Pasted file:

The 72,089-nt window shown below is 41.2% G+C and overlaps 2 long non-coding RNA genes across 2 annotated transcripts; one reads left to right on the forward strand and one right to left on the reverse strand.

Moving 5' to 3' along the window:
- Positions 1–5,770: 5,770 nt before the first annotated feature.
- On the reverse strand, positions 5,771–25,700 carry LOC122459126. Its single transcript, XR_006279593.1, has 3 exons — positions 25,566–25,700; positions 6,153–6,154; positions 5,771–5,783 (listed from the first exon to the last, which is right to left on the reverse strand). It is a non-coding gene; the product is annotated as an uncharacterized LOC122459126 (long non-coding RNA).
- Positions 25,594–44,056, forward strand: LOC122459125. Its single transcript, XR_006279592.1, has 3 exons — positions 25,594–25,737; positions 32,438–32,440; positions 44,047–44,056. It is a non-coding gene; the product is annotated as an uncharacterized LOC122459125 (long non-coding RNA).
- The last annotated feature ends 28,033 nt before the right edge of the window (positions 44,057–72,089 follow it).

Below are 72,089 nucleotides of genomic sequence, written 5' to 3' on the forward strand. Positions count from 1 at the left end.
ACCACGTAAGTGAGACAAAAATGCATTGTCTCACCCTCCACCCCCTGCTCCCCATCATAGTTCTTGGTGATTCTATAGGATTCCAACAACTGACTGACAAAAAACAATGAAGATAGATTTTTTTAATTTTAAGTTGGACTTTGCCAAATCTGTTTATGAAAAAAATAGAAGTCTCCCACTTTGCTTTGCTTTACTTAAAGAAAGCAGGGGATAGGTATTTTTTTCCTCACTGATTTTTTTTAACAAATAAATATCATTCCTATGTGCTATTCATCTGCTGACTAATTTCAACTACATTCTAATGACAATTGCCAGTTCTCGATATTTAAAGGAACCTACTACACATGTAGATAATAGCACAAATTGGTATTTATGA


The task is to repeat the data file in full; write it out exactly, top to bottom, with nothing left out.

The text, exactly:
The 72,089-nt window shown below is 41.2% G+C and overlaps 2 long non-coding RNA genes across 2 annotated transcripts; one reads left to right on the forward strand and one right to left on the reverse strand.

Moving 5' to 3' along the window:
- Positions 1–5,770: 5,770 nt before the first annotated feature.
- On the reverse strand, positions 5,771–25,700 carry LOC122459126. Its single transcript, XR_006279593.1, has 3 exons — positions 25,566–25,700; positions 6,153–6,154; positions 5,771–5,783 (listed from the first exon to the last, which is right to left on the reverse strand). It is a non-coding gene; the product is annotated as an uncharacterized LOC122459126 (long non-coding RNA).
- Positions 25,594–44,056, forward strand: LOC122459125. Its single transcript, XR_006279592.1, has 3 exons — positions 25,594–25,737; positions 32,438–32,440; positions 44,047–44,056. It is a non-coding gene; the product is annotated as an uncharacterized LOC122459125 (long non-coding RNA).
- The last annotated feature ends 28,033 nt before the right edge of the window (positions 44,057–72,089 follow it).

Below are 72,089 nucleotides of genomic sequence, written 5' to 3' on the forward strand. Positions count from 1 at the left end.
ACCACGTAAGTGAGACAAAAATGCATTGTCTCACCCTCCACCCCCTGCTCCCCATCATAGTTCTTGGTGATTCTATAGGATTCCAACAACTGACTGACAAAAAACAATGAAGATAGATTTTTTTAATTTTAAGTTGGACTTTGCCAAATCTGTTTATGAAAAAAATAGAAGTCTCCCACTTTGCTTTGCTTTACTTAAAGAAAGCAGGGGATAGGTATTTTTTTCCTCACTGATTTTTTTTAACAAATAAATATCATTCCTATGTGCTATTCATCTGCTGACTAATTTCAACTACATTCTAATGACAATTGCCAGTTCTCGATATTTAAAGGAACCTACTACACATGTAGATAATAGCACAAATTGGTATTTATGA